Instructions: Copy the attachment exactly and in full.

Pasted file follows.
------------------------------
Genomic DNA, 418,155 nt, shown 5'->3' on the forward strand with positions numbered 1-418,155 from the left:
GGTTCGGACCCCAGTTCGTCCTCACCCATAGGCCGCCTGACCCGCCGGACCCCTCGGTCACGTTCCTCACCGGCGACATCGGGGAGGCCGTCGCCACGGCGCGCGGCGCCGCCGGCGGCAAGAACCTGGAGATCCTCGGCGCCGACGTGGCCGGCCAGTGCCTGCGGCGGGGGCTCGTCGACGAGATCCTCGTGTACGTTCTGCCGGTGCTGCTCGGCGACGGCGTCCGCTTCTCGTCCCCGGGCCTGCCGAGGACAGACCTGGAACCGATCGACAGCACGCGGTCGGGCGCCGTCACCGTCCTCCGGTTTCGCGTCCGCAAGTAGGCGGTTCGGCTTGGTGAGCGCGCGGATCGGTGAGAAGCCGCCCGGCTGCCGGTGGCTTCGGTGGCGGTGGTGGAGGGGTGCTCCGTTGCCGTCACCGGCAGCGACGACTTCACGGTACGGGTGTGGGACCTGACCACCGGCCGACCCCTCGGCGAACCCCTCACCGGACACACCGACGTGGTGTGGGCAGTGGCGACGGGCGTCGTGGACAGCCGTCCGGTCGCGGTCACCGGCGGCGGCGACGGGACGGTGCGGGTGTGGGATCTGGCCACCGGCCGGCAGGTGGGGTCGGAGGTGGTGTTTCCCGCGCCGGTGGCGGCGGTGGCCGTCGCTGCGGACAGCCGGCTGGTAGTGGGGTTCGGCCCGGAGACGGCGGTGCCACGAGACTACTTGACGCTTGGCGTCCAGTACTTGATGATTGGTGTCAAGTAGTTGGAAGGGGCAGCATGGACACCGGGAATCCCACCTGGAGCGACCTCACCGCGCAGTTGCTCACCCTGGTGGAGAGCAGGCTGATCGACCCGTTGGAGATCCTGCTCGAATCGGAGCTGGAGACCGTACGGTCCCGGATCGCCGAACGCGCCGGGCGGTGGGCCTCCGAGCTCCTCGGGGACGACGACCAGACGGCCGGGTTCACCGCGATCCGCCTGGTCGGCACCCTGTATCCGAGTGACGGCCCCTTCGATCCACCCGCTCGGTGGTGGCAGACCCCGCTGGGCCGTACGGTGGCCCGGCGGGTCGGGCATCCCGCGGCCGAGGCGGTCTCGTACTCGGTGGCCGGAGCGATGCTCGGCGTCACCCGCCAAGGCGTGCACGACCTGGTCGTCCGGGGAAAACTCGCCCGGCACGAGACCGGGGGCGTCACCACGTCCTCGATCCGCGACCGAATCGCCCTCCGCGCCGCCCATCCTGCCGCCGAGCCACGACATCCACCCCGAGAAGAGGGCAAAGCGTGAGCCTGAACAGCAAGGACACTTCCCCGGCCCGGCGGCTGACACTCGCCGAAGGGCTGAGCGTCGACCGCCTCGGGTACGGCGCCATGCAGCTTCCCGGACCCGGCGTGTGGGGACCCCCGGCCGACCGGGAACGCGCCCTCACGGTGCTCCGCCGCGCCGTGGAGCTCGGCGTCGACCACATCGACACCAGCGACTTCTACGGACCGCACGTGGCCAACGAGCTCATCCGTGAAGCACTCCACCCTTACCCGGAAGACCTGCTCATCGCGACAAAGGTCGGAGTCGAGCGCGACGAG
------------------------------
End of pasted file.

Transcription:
Genomic DNA, 418,155 nt, shown 5'->3' on the forward strand with positions numbered 1-418,155 from the left:
GGTTCGGACCCCAGTTCGTCCTCACCCATAGGCCGCCTGACCCGCCGGACCCCTCGGTCACGTTCCTCACCGGCGACATCGGGGAGGCCGTCGCCACGGCGCGCGGCGCCGCCGGCGGCAAGAACCTGGAGATCCTCGGCGCCGACGTGGCCGGCCAGTGCCTGCGGCGGGGGCTCGTCGACGAGATCCTCGTGTACGTTCTGCCGGTGCTGCTCGGCGACGGCGTCCGCTTCTCGTCCCCGGGCCTGCCGAGGACAGACCTGGAACCGATCGACAGCACGCGGTCGGGCGCCGTCACCGTCCTCCGGTTTCGCGTCCGCAAGTAGGCGGTTCGGCTTGGTGAGCGCGCGGATCGGTGAGAAGCCGCCCGGCTGCCGGTGGCTTCGGTGGCGGTGGTGGAGGGGTGCTCCGTTGCCGTCACCGGCAGCGACGACTTCACGGTACGGGTGTGGGACCTGACCACCGGCCGACCCCTCGGCGAACCCCTCACCGGACACACCGACGTGGTGTGGGCAGTGGCGACGGGCGTCGTGGACAGCCGTCCGGTCGCGGTCACCGGCGGCGGCGACGGGACGGTGCGGGTGTGGGATCTGGCCACCGGCCGGCAGGTGGGGTCGGAGGTGGTGTTTCCCGCGCCGGTGGCGGCGGTGGCCGTCGCTGCGGACAGCCGGCTGGTAGTGGGGTTCGGCCCGGAGACGGCGGTGCCACGAGACTACTTGACGCTTGGCGTCCAGTACTTGATGATTGGTGTCAAGTAGTTGGAAGGGGCAGCATGGACACCGGGAATCCCACCTGGAGCGACCTCACCGCGCAGTTGCTCACCCTGGTGGAGAGCAGGCTGATCGACCCGTTGGAGATCCTGCTCGAATCGGAGCTGGAGACCGTACGGTCCCGGATCGCCGAACGCGCCGGGCGGTGGGCCTCCGAGCTCCTCGGGGACGACGACCAGACGGCCGGGTTCACCGCGATCCGCCTGGTCGGCACCCTGTATCCGAGTGACGGCCCCTTCGATCCACCCGCTCGGTGGTGGCAGACCCCGCTGGGCCGTACGGTGGCCCGGCGGGTCGGGCATCCCGCGGCCGAGGCGGTCTCGTACTCGGTGGCCGGAGCGATGCTCGGCGTCACCCGCCAAGGCGTGCACGACCTGGTCGTCCGGGGAAAACTCGCCCGGCACGAGACCGGGGGCGTCACCACGTCCTCGATCCGCGACCGAATCGCCCTCCGCGCCGCCCATCCTGCCGCCGAGCCACGACATCCACCCCGAGAAGAGGGCAAAGCGTGAGCCTGAACAGCAAGGACACTTCCCCGGCCCGGCGGCTGACACTCGCCGAAGGGCTGAGCGTCGACCGCCTCGGGTACGGCGCCATGCAGCTTCCCGGACCCGGCGTGTGGGGACCCCCGGCCGACCGGGAACGCGCCCTCACGGTGCTCCGCCGCGCCGTGGAGCTCGGCGTCGACCACATCGACACCAGCGACTTCTACGGACCGCACGTGGCCAACGAGCTCATCCGTGAAGCACTCCACCCTTACCCGGAAGACCTGCTCATCGCGACAAAGGTCGGAGTCGAGCGCGACGAG